The Calendar of Harptos

The following calendar is specifically tailored for the kingdom of Cormyr. The year consists of 365 days: 12 months of exactly 30 days each (due to the single moon and its followers), plus 5 days that fall between months. These days are special occasions. Leap year is retained purely for social convenience, and provides a sixth special day that is used as the basis for long-term agreements and such.

Months are subdivided into three tenday periods. These are known variously as “eves”, “tendays”, “domen”, “hyrar”, or “rides” throughout the Forgotten Realms. Rides is the standard term used in Cormyr and the Dalelands.

The system in naming the months is named for its inventor, the long-dead wizard Harptos of Kaalinth, and is in use throughout the North. The name of each month in the Calendar of Harptos is listed below, from the beginning of a calendar year to the end. Each month’s name is followed by a colloquial description of that month, plus the corresponding month of the Gregorian calendar in parentheses.

Harptos Month Colloquial Name Gregorian Month
Hammer Deepwinter (January)
Special Day: Midwinter
Alturiak The Claw of Winter, or The Claws of the Cold (February)
Ches The Claw of the Sunsets (March)
Tarsakh The Claw of the Storms (April)
Special Day: Greengrass
Mirtul The Melting (May)
Kythorn The Time of Flowers (June)
Flamerule Summertide (July)
Special Day: Midsummer
Special Day: Shieldmeet (once every 4 years)
Eleasias Highsun (August)
Eleint The Fading (September)
Special Day: Higharvestide
Marpenoth Leafall (October)
Uktar The Rotting (November)
Special Day: The Feast of the Moon
Nightal The Drawing Down (December)

Special Calendar Days

Midwinter is known officially as the High Festival of Winter. It is a feast where, traditionally, the lords of the land plan the year ahead, make and renew alliances, and send gifts of goodwill. To the commonfolk, this is Deadwinter Day, the midpoint of the worst of the cold.

Greengrass is the official beginning of spring, a day of relaxation. Flowers that have been carefully grown in inner rooms of the keeps and temples during the winter are blessed and cast out upon the snow, to bring rich growth in the season ahead.

Midsummer, called Midsummer Night or the Long Night, is a time of feasting and music and love. In a ceremony performed in some lands, unwed maidens are set free in the woods and “hunted” by their would-be suitors throughout the night. Betrothals are traditionally made upon this night. It is very rare indeed for the weather to be bad during the night—such is considered a very bad omen, usually thought to foretell famine or plague.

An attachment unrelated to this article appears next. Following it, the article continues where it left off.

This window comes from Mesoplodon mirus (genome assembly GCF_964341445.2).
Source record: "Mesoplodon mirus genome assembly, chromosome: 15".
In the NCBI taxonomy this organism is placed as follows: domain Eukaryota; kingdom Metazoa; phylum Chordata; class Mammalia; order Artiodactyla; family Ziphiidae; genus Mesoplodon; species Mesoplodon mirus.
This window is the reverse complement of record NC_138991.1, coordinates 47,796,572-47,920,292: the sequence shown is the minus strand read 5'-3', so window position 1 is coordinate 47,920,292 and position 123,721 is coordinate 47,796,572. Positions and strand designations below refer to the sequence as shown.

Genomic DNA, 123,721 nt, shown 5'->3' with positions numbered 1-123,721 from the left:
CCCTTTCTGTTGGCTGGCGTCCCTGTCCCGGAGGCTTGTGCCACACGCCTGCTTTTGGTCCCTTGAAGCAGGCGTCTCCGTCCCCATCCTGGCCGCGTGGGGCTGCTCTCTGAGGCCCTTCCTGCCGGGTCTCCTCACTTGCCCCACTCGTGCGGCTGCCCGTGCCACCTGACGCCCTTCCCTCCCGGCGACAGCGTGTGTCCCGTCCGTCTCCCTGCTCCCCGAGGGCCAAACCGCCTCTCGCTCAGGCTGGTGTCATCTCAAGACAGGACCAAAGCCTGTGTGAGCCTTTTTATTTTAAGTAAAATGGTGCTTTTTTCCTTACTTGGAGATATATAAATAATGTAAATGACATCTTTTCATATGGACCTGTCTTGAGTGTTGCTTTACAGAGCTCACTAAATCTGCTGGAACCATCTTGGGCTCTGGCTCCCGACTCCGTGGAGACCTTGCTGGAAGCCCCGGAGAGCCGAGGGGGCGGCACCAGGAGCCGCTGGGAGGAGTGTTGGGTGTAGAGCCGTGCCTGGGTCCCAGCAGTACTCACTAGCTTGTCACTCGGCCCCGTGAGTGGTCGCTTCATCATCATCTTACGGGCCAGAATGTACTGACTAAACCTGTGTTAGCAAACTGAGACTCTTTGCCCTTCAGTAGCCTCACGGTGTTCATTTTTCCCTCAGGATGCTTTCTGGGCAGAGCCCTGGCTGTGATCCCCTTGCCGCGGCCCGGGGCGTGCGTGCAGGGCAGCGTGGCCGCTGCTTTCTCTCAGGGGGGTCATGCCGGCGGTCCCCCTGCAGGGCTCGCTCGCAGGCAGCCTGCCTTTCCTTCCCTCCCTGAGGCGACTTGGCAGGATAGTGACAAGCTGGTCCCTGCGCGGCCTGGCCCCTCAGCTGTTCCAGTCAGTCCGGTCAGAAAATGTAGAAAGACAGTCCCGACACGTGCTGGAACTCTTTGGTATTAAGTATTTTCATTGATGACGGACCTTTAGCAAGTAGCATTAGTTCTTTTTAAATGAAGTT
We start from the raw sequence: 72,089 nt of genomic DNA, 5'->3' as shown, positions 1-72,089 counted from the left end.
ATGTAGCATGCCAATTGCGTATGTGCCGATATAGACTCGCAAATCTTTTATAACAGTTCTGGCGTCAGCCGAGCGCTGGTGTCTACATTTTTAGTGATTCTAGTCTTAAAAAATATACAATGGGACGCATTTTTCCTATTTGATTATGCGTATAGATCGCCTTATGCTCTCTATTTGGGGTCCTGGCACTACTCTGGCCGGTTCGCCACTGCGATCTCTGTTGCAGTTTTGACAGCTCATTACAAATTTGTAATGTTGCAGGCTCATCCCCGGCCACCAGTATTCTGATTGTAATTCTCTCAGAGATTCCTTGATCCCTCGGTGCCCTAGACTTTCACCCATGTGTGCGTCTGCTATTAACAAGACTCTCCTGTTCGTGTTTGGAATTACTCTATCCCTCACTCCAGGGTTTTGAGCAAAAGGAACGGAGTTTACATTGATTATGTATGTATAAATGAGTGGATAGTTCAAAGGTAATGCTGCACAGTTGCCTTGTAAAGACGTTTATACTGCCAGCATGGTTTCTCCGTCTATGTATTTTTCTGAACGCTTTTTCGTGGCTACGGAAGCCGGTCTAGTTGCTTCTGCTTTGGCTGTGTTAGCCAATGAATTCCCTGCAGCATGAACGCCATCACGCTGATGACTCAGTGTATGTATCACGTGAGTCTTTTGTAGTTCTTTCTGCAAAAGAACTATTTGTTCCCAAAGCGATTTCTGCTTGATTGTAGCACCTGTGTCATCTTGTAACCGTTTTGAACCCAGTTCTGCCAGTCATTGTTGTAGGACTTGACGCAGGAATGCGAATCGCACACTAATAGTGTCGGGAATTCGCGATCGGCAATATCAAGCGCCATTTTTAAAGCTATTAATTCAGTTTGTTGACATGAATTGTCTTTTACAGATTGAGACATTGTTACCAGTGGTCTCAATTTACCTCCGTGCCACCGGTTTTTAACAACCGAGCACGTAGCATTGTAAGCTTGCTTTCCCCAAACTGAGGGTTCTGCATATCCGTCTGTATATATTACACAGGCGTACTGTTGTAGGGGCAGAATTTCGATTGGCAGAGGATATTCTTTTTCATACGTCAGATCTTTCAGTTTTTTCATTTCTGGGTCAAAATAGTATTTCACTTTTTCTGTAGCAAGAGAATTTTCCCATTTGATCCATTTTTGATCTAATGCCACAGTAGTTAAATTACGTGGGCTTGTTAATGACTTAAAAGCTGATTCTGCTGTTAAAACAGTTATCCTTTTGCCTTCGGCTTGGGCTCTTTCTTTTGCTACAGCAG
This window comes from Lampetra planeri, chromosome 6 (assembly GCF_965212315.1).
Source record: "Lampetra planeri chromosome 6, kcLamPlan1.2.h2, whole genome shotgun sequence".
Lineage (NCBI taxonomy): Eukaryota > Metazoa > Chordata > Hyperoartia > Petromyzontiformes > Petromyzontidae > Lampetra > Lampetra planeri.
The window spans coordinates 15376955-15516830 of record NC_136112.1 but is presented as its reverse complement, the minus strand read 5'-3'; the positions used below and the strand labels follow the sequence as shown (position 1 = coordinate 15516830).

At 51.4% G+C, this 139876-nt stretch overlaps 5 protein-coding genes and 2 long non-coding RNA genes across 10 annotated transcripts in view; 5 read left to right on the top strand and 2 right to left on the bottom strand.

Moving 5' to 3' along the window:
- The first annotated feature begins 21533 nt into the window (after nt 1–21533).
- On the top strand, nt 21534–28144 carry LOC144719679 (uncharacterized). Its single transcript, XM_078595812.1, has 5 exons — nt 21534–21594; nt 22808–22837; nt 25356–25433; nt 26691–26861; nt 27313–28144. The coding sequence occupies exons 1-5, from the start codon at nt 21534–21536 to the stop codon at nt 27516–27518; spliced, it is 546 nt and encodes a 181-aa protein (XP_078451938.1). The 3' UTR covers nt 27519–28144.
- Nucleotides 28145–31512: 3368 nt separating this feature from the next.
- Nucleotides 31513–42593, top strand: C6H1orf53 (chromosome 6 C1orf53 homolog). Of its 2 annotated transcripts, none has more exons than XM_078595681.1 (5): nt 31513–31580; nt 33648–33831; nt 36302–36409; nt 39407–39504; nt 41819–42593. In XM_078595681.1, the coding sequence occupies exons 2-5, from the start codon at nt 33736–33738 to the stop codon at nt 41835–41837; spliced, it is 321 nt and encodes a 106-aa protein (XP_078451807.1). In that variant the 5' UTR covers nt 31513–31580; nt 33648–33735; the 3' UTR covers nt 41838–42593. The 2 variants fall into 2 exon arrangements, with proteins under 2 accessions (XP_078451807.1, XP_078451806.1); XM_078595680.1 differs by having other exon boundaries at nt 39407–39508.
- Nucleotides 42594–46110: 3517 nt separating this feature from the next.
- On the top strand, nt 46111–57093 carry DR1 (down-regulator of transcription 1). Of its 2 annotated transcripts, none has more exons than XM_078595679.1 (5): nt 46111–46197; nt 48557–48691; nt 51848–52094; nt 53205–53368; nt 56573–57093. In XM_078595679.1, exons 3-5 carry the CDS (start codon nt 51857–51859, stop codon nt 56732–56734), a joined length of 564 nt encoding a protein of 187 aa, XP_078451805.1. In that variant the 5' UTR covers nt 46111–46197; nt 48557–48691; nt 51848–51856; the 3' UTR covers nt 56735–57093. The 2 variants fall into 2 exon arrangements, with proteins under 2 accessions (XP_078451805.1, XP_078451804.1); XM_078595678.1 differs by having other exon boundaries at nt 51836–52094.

Higharvestide heralds the coming of fall and the harvest. It is a feast that often continues for the length of the harvest, so that there is always food for those coming in from the fields. There is much traveling about on the heels of the feast, as merchants, court emissaries, and pilgrims make speed ere the worst of the mud arrives and the rain freezes in the snow.

The Feast of the Moon is the last great festival of the year. It marks the arrival of winter, and is also the day when the dead are honored. Graves are blessed, the Ritual of Remembrance performed, and tales of the doing of those now gone are told far into the night. Much is said of heroes and treasure and lost cities underground.

Once every four years, another day is added to the year in the manner of February 29 in the Gregorian calendar. This day is part of no month, and follows Midsummer Night. It is known as the Shieldmeet. It is a day of open council between nobles and people; a day for the making and renewing of pacts, oaths, and agreements; tournaments, tests and trials for those wishing to advance in battle fame or clerical standing; for entertainment of all types, particularly theatrical; and for dueling.

Wars, by the way, are often but not always fought after the harvest is done, continuing as late as the weather permits. The bulk of the fighting takes place in the month of Uktar, and the ironic practicality of the Feast of the Moon is readily apparent.

Years (“winters”) are referred to by names, each one consistent across the Realms, because each kingdom or citystate numbers years differently, usually to measure the reign of a dynasty or the current monarch, or since the founding of the country. The current year is 1331 in Cormyr, and 1356 in the Dales (Dalereckoning, or DR). The Cormyr Reckoning derives from the foundation of House Obarskyr, the dynasty which still rules that land. Dalereckoning is taken from the year that men were first permitted by the Elven Court to settle in the more open regions of the forests. Dates given within Forgotten Realms source books and this website use Dalereckoning for the sake of convenience, though other regions will have their own methods of reckoning the passage of the years.

Names for the years are known as the Roll of Years, as they are drawn from predictions written down under that title by the famous Lost Sage, Augathra the Mad, with a few additions by the seer Alaundo.

The Roll is a long one; here is the relevant portion of it.

YEAR OF THE DRAGON (1352 DR)
YEAR OF THE ARCH (1353 DR)
YEAR OF THE BOW (1354 DR)
YEAR OF THE HARP (1355 DR)
YEAR OF THE WORM (The current year) (1356 DR)
YEAR OF THE PRINCE (1357 DR)
YEAR OF THE SHADOWS (1358 DR)
YEAR OF THE SERPENT (1359 DR)
YEAR OF THE TURRENT (1360 DR)
YEAR OF THE MAIDENS (1361 DR)
YEAR OF THE HELM (1362 DR)
YEAR OF THE WYVERN (1363 DR)
YEAR OF THE WAVE (1364 DR)
YEAR OF THE SWORD (1365 DR)
YEAR OF THE STAFF (1366 DR)
YEAR OF THE SHIELD (1367 DR)
YEAR OF THE BANNER (1368 DR)

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The Calendar of Harptos

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